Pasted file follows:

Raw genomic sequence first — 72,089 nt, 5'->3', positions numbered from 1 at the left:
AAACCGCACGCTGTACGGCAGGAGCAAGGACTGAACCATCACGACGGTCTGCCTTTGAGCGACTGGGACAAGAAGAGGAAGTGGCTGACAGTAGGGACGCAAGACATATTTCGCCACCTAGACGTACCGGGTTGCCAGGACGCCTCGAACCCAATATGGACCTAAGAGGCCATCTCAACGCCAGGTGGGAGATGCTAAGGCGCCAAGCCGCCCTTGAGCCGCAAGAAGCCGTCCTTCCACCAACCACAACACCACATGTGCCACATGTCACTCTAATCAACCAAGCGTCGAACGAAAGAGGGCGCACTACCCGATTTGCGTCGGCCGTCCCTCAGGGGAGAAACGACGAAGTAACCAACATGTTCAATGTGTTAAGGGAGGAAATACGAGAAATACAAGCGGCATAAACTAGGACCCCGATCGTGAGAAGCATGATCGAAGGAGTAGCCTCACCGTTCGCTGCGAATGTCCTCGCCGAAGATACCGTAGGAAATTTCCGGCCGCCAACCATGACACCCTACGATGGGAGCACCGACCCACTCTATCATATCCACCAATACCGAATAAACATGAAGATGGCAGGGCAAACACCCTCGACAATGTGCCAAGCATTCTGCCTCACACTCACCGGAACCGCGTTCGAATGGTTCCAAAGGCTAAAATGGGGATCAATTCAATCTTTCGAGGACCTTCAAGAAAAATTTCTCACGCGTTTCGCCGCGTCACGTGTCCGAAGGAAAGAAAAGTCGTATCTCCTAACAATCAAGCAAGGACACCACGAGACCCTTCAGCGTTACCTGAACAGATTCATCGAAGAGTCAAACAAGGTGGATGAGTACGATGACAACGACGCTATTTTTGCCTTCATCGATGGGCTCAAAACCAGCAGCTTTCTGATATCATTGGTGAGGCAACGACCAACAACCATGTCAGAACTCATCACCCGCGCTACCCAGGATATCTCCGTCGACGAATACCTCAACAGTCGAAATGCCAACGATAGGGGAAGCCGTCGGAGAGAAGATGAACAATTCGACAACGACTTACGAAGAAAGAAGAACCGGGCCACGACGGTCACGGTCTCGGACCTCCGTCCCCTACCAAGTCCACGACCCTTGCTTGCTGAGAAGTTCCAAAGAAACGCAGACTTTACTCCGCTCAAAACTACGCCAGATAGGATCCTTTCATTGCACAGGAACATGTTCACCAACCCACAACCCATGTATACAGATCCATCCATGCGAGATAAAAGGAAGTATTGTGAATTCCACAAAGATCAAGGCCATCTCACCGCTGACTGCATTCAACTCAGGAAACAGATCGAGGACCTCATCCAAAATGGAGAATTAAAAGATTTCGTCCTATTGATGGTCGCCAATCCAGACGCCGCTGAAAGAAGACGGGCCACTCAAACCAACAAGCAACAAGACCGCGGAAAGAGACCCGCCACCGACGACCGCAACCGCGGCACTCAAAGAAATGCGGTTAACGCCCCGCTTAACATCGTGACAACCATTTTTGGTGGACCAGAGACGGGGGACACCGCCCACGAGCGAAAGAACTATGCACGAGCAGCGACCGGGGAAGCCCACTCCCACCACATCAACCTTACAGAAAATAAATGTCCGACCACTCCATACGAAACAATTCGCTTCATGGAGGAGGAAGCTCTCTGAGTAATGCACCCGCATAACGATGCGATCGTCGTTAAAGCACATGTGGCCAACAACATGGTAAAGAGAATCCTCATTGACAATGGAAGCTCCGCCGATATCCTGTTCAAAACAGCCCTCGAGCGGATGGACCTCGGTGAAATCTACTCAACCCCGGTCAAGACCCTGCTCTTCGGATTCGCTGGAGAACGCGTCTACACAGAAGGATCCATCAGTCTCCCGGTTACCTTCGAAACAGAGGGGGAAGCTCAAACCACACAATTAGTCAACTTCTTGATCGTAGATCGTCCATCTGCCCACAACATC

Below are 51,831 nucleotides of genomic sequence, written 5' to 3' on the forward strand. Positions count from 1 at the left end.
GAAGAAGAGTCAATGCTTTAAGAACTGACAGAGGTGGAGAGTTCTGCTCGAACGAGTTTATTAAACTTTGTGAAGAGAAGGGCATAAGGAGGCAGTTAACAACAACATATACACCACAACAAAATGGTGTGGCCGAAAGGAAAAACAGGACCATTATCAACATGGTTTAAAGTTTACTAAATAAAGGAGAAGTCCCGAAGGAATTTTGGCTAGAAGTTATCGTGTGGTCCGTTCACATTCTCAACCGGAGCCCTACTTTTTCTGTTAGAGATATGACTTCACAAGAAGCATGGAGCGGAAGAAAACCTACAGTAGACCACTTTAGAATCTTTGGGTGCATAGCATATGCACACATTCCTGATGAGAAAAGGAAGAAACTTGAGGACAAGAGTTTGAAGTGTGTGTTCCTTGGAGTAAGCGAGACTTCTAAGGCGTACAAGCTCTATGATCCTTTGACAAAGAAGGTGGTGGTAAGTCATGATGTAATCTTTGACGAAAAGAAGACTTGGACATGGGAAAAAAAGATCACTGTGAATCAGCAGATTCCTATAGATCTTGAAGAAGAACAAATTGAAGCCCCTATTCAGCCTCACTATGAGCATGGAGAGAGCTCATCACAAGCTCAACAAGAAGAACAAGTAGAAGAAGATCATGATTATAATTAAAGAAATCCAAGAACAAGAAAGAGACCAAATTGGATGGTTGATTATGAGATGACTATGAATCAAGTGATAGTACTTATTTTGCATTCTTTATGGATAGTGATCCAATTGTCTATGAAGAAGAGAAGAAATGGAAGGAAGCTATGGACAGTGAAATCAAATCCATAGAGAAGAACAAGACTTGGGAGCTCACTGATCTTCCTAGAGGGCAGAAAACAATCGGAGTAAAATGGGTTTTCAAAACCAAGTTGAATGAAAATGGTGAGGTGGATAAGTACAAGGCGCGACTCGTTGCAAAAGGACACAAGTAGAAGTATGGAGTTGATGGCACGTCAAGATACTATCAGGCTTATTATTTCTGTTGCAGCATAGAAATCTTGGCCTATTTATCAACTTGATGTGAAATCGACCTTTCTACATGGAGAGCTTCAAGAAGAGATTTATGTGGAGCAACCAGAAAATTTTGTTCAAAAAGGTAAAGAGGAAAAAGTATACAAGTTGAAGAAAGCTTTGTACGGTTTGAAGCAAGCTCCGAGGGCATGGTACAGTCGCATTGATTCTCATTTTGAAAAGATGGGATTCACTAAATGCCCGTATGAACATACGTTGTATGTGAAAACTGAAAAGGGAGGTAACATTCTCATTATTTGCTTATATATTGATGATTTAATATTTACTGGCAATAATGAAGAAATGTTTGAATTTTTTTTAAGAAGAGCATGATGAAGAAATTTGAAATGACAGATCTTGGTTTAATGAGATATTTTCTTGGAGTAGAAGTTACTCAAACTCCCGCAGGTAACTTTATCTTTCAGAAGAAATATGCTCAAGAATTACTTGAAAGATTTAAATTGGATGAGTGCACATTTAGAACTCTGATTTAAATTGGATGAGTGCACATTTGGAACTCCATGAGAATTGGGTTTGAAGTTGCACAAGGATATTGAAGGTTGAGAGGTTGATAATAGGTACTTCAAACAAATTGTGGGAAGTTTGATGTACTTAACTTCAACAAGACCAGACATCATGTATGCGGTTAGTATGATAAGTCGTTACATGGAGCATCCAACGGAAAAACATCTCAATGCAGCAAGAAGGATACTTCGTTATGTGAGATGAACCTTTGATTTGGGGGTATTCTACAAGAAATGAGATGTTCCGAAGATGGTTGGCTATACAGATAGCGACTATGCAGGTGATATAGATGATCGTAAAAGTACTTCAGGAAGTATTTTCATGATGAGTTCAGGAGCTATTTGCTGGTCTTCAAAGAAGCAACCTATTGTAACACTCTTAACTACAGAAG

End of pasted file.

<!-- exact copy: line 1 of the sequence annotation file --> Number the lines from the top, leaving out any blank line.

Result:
Raw genomic sequence first — 72,089 nt, 5'->3', positions numbered from 1 at the left: